Leni Riefenstahl meets Busby Berkeley

Eugenia Lean’s new book is very interesting. It is a study of Shi Jianqiao’s 1935 assassination of Sun Chuanfang, the former warlord who had killed her father (also a warlord). The case became a sensation and makes a fine study because it pushed so many Chinese buttons at the time and pushes so many scholarly ones now. Shi was carrying out an act of filial vengeance despite the fact that she was female. (She was also quite media-savvy and fully aware of her own agency and how the press would shape it.) Was she doing this out of a traditional sense of filiality? Out of a desire to rid China of (ex) warlords? Out of desire for fame? Was Sun really all that bad a person? Was Shi seeking justice or publicity? Lean looks at all these questions as a way of getting at the rise of “public sympathy” in what she calls the High Republic.

After the assassination Shi became a media celebrity, and all sorts of versions of her story came out. Most interesting to me is the spoken-language play. As Lean points out, spoken-language drama, basically western-style plays, were very much a minority taste.. Intellectuals went to them, the masses were inclined to films or Chinese opera. This case seems to have been different, and a number of stage plays were produced, including All About Sun Chuanfang, which ran in Shanghai in 1935.

One of the problems with doing history of theater is that it is hard to find data on what actually happened onstage. Here there are large newspaper ads, and we can get at least some idea what the production was like. Apparently spoken-word drama was most popular when it could be tied to current events, and in this case it was tied the popularity of militarism in the Republic. The ad emphasizes that the play dispenses with the boring first act and instead opens with a “grand military spectacle, with more than 100 martial actors on stage at the same time.” The play also has “absolutely new and complete military attire, never before seen Russian-style troop movements, heart-stopping cannons, live horses that ascend the stage, and magnificent dance productions, both glamorous and sexy.”1 Lean makes all sorts of interesting points about this, but I was struck by the reportage element. People in Shanghai seem to have been eager to see what the warlord era had been like for those who had not been living in Shanghai. Given that the city had not really seen much fighting it must have been disconcerting to realize that one had just live through the era of “warlordism” and had no idea what a warlord army was or what it was like to see one in action. Less one end up feeling like a rootless cosmopolitan, one should hie themselves to the theater and see what was happening in the real China.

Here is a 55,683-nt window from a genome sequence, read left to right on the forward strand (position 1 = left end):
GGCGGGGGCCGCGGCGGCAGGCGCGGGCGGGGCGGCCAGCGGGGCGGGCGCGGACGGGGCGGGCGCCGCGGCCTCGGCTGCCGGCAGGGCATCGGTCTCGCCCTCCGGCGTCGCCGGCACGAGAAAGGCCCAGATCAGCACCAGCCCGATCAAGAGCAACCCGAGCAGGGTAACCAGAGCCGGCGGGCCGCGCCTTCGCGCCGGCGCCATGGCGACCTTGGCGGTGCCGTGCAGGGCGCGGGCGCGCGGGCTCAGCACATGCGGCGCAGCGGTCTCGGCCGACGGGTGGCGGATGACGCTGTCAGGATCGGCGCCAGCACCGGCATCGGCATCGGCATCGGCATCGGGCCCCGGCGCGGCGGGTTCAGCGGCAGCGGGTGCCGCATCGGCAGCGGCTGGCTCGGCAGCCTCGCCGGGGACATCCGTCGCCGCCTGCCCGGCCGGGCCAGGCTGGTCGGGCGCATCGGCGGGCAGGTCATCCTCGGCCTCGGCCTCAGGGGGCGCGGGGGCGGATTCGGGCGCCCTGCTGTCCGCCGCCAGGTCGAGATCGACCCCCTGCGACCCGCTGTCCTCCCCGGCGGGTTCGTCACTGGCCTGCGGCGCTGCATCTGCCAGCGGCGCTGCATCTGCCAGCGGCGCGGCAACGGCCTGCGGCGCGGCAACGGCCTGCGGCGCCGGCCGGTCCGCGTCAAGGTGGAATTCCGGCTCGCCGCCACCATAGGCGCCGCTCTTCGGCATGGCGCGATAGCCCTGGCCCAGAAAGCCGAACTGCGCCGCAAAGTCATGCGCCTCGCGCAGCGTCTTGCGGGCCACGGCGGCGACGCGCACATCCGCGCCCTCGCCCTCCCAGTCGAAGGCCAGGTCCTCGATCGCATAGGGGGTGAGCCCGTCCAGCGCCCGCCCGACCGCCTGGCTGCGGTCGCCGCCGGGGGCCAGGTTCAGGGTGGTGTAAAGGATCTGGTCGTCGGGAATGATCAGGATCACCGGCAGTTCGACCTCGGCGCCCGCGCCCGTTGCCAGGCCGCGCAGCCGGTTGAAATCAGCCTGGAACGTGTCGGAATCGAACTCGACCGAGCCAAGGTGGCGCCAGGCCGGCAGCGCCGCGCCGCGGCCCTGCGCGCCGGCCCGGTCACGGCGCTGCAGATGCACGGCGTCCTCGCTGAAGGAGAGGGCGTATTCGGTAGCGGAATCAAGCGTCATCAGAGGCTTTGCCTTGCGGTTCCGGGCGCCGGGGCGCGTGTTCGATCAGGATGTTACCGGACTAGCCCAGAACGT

1. Lean, p. 68 


  1. Interesting that that warlordism was exploited for its sensational, exotic dimension.

    A similar politically-oriented stage play in Burma during the 1950s by then Prime Minister U Nu on Communist Insurgents was more an exercise in moralizing, but it was adapted into a mass market film produced in Pasadena that probably made it sexier, to bad it doesn’t exist anymore.

    Before his reelection in 1961 he wrote another play that is actually very lurid with Communist insurgents picking up on their students and the crooked Interior Minister cohabiting with a prostitute, kind of lurid sensationalism under the guise of moralising. If you can read Burmese, I put I online:

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